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Author Interview: Sharon Kay Penman (page 2)
Here Be Dragons was Penman's next outing and the first in her Welsh trilogy, which also includes Falls the Shadow and The Reckoning. Dragons is one of her most beloved novels and when I asked why she thought this was, she responded. "I think Dragons is so popular because it was virgin territory for most readers. The saga of the Plantagents was much better known, but not many people were familiar with medieval Wales or its princes. And then, too, the story of Llewelyn The Great and Joanna, King John's illegitimate daughter, is a remarkable one, which struck an emotional chord with many readers."
Here Be Dragons is an incredible love story knotted neatly and accurately with the fierce history of Wales and its ongoing struggle for independence.
Joanna is a deeply drawn, emotionally complex personality and an interregnal figure in Dragons; I asked how she was able to uncover the specifics regarding a mere baseborn daughter of a king.
"All we know," Sharon answered, "about Joanna are the bedrock facts about her life. I took those facts and did my best to breathe life into them, seeking to create a woman who would have acted as we know she did. For example, I think the greatest proof that there was love in her marriage is that Llewelyn was able to forgive her for such a public infidelity. That would not have been an easy thing for any man, especially a prince of the 13th century. And if he loved her enough to forgive her, she must have loved him too, or his own love would have withered on the vine. At the time of her adultery, they'd been wed for more than twenty years, and no unrequited love could survive that long! The fact that she secretly warned John of the Welsh conspiracy against him is strong evidence that she loved him, and her involvement in diplomatic matters testifies to her intelligence."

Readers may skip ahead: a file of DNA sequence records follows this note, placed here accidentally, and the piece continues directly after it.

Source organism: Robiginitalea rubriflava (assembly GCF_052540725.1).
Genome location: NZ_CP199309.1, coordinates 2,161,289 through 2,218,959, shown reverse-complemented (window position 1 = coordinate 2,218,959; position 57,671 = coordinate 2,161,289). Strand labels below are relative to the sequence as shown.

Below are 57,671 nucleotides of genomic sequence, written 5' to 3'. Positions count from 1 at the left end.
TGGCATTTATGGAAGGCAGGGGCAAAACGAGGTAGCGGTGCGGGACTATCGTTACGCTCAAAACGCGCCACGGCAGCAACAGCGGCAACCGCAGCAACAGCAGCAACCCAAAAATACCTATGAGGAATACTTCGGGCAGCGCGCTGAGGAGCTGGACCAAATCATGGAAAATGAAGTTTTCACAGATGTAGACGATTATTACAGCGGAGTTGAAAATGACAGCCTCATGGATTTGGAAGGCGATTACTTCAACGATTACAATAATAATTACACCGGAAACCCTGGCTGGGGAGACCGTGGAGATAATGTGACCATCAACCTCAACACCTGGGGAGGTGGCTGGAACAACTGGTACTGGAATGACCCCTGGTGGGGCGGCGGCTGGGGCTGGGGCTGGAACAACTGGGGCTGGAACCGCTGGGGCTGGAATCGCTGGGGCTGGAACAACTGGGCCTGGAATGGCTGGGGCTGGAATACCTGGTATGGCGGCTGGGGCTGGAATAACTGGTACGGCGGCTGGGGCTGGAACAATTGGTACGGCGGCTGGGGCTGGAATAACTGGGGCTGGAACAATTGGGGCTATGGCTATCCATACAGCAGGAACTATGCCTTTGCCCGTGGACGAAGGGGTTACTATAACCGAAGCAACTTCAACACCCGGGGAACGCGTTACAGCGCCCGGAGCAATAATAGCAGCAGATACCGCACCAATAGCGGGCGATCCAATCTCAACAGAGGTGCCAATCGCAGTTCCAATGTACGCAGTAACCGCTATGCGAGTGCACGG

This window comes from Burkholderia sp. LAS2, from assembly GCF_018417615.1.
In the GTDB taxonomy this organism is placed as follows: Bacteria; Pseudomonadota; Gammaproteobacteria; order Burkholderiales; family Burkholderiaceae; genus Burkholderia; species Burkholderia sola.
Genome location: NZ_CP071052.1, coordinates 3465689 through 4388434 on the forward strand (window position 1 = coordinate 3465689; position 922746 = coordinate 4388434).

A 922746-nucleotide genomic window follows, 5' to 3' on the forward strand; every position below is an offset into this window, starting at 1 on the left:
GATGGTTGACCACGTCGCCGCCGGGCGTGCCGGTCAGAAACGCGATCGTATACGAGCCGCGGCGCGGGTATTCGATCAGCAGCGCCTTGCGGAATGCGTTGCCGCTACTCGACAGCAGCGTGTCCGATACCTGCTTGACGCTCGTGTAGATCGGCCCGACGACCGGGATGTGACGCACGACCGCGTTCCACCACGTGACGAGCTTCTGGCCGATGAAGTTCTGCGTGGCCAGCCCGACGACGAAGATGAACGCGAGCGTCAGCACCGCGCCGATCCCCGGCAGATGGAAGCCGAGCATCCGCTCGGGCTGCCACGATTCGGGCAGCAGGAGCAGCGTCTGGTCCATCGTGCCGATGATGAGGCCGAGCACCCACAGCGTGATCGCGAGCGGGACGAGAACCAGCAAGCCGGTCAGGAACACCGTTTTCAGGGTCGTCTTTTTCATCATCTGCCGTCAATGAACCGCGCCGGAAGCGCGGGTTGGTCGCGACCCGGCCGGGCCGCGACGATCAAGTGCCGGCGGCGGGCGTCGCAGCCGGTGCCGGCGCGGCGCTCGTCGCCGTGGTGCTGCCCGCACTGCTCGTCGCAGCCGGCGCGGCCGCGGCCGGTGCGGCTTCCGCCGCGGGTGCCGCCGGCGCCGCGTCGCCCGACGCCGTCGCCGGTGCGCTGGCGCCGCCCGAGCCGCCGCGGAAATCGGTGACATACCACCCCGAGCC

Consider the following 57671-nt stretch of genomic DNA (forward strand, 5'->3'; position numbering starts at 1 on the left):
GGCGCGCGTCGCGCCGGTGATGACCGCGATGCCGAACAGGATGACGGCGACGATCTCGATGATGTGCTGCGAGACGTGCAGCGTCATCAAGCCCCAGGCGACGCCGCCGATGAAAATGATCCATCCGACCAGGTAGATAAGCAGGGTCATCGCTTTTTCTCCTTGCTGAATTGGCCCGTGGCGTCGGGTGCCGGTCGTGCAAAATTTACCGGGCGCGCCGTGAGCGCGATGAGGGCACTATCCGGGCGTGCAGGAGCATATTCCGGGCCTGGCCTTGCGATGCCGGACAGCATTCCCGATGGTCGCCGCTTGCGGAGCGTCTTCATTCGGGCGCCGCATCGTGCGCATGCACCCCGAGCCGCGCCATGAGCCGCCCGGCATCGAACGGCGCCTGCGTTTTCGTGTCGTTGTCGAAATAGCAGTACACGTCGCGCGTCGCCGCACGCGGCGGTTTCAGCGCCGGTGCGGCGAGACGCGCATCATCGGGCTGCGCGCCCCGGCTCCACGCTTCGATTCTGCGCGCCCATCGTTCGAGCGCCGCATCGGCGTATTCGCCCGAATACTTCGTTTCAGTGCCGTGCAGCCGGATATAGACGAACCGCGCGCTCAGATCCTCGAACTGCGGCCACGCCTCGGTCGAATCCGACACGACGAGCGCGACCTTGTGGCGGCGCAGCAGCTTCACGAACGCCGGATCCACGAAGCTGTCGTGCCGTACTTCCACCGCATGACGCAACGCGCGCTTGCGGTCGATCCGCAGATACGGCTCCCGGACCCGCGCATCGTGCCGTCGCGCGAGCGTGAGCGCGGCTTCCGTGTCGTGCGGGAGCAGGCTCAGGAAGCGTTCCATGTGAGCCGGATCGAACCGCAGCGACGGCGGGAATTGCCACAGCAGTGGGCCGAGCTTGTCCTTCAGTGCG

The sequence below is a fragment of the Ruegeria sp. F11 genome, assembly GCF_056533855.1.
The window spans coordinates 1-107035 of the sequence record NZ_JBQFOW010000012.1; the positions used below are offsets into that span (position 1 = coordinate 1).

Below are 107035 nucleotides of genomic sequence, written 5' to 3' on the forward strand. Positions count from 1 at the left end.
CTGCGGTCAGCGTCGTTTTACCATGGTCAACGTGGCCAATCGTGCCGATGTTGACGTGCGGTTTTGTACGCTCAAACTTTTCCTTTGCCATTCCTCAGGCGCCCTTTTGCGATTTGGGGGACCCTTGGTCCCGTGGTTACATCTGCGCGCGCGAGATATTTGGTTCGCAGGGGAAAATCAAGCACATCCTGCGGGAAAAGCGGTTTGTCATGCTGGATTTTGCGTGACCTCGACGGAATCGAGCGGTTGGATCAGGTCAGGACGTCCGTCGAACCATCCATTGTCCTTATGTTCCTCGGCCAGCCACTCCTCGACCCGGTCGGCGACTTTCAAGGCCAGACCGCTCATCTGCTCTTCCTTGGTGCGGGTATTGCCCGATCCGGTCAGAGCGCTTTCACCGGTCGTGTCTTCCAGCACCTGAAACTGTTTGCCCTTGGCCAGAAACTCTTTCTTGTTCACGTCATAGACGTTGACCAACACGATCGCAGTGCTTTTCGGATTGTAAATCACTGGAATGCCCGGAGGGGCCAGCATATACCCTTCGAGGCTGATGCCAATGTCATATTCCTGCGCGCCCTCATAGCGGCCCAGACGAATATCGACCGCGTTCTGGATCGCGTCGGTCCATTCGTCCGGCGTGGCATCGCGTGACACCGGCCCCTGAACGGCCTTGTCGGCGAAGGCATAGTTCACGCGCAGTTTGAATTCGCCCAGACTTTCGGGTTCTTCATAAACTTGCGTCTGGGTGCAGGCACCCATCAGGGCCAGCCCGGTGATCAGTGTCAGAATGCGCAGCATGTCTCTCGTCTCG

"Women in history are too often overlooked; somehow they fall through the cracks. This is especially true for those born out of wedlock. Joanna is a rare exception, a woman who made an impact upon her times and who is still remembered today in Wales as Llewelyn's Siwan."
When asked if she took any liberties with Joanna's character, Sharon stated that she stuck to the known facts and did her best to flesh the skeleton out. Adding, it was not a case of poetic license but rather of filling in the blanks.
Our discussion continued onto some of the minor players in Here Be Dragons, how she discovered Llewelyn's brother Adda and Henry Tudor's forbearer Ednyfed Fychan.
"All we know of Adda is his name. Until I stumbled upon Peter Bartum's wonderful life work, I was under the impression that Llewelyn was an only child, as all the other historians reported this. When I discovered Adda, I was faced with a dilemma. Why did Llewelyn's brother play no role in Welsh politics? He'd lived long enough to father a child, so that only deepened the mystery. I eventually concluded that he had a disability, and I explained my reasoning to my readers in my Author's notes."
Regarding Llewelyn's senschal Fychan, Penman states, "I can't recall a time when I didn't know that Ednyfed was the ancestor of Henry Tudor. I assume I must have encountered that fact early in my research. Despite his dubious descendants, I was rather fond of Ednyfed as a character."
It's difficult not to be caring of the scores of characters Penman writes about. She deeply involves her readers into their lives with her careful research and intensely drawn personalities, intertwining her fans emotions with the peoples she writes about.
In her quest for the facts, Sharon developed a deep affinity for Wales and the Welsh people. She says. "Whenever I cross the border from England into Wales and see the Red Dragon sign that welcomes me to Cymru, I always feel as if I'm coming home."
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